“I’m not saying cars will never turn over. Be my luck, I’ll probably have three in the first race I go to.”
“I hate to use NASCAR as an example because they do a lot of good stuff. NASCAR was averaging 1-2 people gettin’ killed a year for 3-4 years there. There wasn’t really nothing being done until Earnhardt got killed. Now that we lost our most popular driver — We gotta go in here and re-invent the wheel.”
“And they have done that. It’s been good. I’m very proud of everything they’ve done. The safety walls, the hans devices, the seat. Earnhardt’s death stemmed a whole separate industry of safety.”
“I don’t want somebody losing their life with me knowing I might could’ve done somethin’. Some of the drivers that are hard-headed, they’ll say, ‘We take a chance every time we get in the car.’ Well, we do. You’re exactly right.”
“We also take a chance every time we get in our passenger cars to go to McDonalds. We wanna do all we can to lessen those chances.”
Safety can always be improved.
“Yes. Randy LaJoie, I’ll use him for example. That guy’s done more, just from somebody that makes seats. I’ve seen him push seats out of cars, just using his legs. He’s seen guys that had their seats pop riveted in.”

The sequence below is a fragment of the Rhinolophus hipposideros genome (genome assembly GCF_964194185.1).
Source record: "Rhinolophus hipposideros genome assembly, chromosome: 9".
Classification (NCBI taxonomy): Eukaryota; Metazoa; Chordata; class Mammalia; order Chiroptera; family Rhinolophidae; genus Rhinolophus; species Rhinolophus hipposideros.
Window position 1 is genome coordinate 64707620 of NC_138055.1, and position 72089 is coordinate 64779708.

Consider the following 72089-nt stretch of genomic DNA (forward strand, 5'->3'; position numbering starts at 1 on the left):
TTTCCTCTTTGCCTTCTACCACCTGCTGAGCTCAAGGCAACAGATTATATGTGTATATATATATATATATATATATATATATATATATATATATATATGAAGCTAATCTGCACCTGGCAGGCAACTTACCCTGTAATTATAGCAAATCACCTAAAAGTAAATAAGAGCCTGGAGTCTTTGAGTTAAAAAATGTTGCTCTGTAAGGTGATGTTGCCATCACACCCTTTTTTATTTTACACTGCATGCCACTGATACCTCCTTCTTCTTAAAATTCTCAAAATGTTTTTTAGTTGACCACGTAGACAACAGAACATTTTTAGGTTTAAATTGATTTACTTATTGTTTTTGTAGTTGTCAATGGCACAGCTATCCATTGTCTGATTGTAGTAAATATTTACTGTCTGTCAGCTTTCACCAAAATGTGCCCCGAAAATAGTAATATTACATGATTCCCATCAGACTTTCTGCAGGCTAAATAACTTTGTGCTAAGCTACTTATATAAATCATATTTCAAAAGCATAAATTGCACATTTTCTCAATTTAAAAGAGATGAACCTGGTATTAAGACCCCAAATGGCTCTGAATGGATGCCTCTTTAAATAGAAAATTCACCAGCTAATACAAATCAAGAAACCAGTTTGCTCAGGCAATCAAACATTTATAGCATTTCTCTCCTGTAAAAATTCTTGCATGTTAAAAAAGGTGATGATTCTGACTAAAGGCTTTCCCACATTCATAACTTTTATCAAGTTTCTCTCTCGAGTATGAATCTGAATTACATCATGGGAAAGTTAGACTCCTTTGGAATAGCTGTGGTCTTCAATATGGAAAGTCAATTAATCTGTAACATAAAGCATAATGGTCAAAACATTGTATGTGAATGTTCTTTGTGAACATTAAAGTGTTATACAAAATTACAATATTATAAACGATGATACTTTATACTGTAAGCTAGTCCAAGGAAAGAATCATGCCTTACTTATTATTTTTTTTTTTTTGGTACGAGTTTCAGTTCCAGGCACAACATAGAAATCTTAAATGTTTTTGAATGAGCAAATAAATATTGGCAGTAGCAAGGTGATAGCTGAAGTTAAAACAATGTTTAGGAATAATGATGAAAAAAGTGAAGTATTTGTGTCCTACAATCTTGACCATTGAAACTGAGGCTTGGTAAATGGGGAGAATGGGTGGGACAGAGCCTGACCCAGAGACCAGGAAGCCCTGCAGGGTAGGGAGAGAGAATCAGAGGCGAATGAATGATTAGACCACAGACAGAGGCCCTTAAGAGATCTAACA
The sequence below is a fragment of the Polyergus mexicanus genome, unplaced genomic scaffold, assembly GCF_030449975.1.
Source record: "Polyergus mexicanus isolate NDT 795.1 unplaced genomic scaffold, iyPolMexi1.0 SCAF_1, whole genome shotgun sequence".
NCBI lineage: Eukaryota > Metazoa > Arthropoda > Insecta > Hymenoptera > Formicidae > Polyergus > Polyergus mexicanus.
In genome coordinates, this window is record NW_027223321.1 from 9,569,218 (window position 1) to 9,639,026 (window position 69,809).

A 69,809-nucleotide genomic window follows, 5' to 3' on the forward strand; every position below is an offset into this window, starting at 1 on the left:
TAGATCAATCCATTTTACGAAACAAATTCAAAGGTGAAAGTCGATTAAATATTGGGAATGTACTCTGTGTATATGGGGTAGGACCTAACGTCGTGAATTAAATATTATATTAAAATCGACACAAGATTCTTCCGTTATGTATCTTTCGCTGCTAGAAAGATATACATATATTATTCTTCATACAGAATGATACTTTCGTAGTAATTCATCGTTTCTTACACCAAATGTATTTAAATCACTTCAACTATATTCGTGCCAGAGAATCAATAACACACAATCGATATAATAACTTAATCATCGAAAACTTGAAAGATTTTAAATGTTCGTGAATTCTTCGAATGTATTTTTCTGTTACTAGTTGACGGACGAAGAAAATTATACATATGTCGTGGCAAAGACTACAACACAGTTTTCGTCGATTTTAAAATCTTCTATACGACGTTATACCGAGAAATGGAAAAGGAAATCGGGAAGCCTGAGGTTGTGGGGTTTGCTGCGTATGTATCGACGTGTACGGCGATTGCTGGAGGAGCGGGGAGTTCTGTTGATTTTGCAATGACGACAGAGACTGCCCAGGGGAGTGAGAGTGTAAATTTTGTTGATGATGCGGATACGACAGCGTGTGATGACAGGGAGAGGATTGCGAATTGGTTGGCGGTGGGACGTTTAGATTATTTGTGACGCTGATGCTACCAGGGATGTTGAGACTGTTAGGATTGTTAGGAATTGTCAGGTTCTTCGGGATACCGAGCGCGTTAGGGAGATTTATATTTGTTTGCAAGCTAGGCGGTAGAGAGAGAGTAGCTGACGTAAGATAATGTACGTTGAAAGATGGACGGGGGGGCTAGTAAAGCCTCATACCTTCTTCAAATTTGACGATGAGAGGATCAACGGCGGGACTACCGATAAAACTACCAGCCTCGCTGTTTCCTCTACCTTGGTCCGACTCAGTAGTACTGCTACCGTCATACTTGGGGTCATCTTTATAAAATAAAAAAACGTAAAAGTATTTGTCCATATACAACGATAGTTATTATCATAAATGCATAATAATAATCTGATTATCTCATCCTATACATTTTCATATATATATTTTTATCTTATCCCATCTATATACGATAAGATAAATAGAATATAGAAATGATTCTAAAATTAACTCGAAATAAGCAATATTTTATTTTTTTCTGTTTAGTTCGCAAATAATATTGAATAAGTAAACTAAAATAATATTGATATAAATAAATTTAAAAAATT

Randy LaJoie is the founder of The Joie of Seating. The make custom race seats that form to the size, truly custom. Occasionally, he’ll walk up and down the pit area, just to check various safety aspects of racing seats and the way their mounted.
“It’s good because you never know what you’re going to find. I’d a never thought there was a guy pop riveting a seat in. But, we found it. It was in Gaffney, South Carolina.”
“We’ve seen a little bit of everything. Some race track promoters don’t even wanna know. That’s what’s sad. You can ask them, ‘Can Randy come do an inspection?’ They say, ‘Man, I don’t wanna know.’ ”
“Up until last year when we put in all the fire extinguishers. It was just kinda common sense. Well, yeah, you gotta have a fire extinguisher. Nobody really raised a big deal out of it.”
“After Lucas made a big deal about it. Well, now, how are you going to explain yourself — And you hope this would never happen. But, let’s just say a lawsuit comes up. And you’re a race track that didn’t implement the fire extinguisher rule that Lucas did.”
“How can you say you didn’t know about it? After they plastered it everywhere they did? So, who wants that liability?”
And that was a great change that they made. Especially, the automatic aspect.
For those that aren’t aware. The Lucas Oil Late Model Dirt Series mandated a 10 lbs bottle on each race car. Beyond that, the extinguisher is also automatic. So, if there’s a fire it instantly extinguishes. It works like a charm.